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Thursday, July 23, 1998 Published at 09:12 GMT 10:12 UK


World: Europe

Up to '20,000' still missing in Bosnia

A personal belonging is discovered but the owner is still missing

A series of events designed to increase awareness of the problem of thousands of people still missing from the conflict in Bosnia is being held in the capital, Sarajevo.


The BBC's Nick Childs: "The general assumption is that most are dead"
The events - including a round-table discussion chaired by the head of the International Commission on Missing Persons, Robert Dole, and the screening of two films on missing persons - are also intended to increase political pressure to produce a quick and effective solution to the problem.


[ image: Forensic evidence is still being unearthed]
Forensic evidence is still being unearthed
The three-year conflict in Bosnia with its brutal agenda of ethnic cleansing has left, according to the International Committee of the Red Cross (ICRC), a legacy of nearly 20,000 people are still unaccounted for.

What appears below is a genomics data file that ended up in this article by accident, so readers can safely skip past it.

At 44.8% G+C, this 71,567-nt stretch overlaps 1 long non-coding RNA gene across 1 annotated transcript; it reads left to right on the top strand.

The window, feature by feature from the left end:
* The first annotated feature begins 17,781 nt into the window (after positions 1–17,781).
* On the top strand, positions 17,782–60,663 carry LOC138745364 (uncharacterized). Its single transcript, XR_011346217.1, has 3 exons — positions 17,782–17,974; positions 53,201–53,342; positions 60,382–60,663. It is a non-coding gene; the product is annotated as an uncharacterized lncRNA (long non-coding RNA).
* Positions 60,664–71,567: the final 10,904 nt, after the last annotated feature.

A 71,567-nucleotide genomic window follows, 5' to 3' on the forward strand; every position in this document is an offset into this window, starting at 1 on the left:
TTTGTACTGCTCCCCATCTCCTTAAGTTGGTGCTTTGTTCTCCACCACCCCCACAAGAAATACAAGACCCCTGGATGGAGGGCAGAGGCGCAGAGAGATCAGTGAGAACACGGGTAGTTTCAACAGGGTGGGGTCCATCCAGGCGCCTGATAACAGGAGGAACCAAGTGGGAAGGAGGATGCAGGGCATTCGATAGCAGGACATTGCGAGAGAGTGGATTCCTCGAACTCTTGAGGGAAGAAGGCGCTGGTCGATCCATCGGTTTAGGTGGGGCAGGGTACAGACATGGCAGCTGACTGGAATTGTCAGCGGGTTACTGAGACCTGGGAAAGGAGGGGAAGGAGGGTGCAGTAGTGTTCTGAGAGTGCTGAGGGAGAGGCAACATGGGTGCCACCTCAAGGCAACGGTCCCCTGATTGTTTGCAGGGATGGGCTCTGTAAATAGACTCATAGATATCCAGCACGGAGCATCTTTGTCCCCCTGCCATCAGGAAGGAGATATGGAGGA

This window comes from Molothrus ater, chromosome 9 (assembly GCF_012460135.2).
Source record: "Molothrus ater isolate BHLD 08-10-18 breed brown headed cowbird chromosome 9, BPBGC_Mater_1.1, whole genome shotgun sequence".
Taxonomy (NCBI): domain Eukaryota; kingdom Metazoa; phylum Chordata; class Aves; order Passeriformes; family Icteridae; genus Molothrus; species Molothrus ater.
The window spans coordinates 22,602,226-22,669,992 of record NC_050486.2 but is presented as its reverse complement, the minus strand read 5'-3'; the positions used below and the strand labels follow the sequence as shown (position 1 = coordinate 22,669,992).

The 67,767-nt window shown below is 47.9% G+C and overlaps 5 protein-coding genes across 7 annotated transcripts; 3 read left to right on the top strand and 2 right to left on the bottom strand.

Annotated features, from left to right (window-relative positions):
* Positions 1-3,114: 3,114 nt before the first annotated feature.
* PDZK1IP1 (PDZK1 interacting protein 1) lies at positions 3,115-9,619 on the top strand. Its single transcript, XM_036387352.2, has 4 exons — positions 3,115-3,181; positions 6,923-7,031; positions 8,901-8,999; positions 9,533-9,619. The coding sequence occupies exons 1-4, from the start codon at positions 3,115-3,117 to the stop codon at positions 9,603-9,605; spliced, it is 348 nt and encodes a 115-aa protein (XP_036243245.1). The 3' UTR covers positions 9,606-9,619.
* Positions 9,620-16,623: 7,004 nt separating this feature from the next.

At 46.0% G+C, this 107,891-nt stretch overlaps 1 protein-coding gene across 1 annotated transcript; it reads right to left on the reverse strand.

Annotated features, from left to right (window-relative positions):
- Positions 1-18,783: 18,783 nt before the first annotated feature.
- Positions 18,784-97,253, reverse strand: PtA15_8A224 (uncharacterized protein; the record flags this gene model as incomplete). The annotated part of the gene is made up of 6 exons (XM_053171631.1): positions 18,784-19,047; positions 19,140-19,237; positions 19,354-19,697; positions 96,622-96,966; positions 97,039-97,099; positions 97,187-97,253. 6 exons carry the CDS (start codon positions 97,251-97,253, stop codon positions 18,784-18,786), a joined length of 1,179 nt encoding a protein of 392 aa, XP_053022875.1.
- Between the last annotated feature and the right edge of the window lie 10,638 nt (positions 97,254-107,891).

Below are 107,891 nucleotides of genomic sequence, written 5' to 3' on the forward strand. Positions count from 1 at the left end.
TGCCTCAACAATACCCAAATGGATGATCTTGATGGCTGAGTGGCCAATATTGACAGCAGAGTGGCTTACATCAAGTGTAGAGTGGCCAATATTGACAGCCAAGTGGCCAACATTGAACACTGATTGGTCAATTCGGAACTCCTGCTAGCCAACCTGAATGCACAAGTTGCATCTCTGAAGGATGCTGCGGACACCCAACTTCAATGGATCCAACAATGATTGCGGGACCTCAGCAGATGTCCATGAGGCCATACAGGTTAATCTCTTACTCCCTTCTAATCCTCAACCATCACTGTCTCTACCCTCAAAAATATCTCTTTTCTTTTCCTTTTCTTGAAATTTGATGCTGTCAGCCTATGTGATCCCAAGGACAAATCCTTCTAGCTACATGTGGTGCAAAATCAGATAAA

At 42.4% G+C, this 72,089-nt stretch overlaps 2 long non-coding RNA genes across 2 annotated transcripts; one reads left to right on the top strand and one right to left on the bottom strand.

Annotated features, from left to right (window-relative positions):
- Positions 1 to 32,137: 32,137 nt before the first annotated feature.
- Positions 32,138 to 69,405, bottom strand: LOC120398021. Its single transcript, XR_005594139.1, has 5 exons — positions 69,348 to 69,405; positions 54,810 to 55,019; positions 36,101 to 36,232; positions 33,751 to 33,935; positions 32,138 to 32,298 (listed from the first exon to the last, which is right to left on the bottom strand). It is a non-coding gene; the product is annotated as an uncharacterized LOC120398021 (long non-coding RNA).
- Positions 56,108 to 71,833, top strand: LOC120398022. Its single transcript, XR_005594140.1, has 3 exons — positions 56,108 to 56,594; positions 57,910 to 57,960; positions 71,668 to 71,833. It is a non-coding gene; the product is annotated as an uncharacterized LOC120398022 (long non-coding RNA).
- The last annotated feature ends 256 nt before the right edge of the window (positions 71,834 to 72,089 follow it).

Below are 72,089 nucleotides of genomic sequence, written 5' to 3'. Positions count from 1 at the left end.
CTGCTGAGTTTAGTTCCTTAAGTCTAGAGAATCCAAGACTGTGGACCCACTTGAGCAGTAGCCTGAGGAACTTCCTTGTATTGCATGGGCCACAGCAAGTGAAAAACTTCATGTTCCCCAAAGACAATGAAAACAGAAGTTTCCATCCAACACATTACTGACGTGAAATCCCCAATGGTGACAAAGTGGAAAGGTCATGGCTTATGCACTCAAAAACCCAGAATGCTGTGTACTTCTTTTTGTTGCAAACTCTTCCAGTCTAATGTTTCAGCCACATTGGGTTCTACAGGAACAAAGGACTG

The ICRC says that out of 19,943 queries from families searching for missing relatives, only 1,800 cases have been solved since the war ended in 1995.


[ image: Around 8,000 Muslim men were allegedly massacred in Srebrenica]
Around 8,000 Muslim men were allegedly massacred in Srebrenica
The BBC's World Affairs Correspondent says the largest proportion of people unaccounted for are the 8,000 Muslim men believed to have been executed by Serb forces which overran the former Muslim enclave of Srebrenica in July 1995.

"Some families cling to the hope that their loved ones are still alive, but the general assumption is that most are dead," he said.

The need to co-ordinate with separate efforts to gather forensic evidence for possible war crimes prosecutions is hampering the process of simply identifying victims the for the sake of their relatives.

A lack of resources, the difficulty in uncovering likely grave sites and the dangers of mines and other potential hazards have also added to the delays.

The head of the ICRC delegation in Bosnia, Peter Stocker, also blamed political indifference for hampering the search.

"There is lack of political will from the side of authorities to support their own commissions and provide the means for their work," he told reporters.





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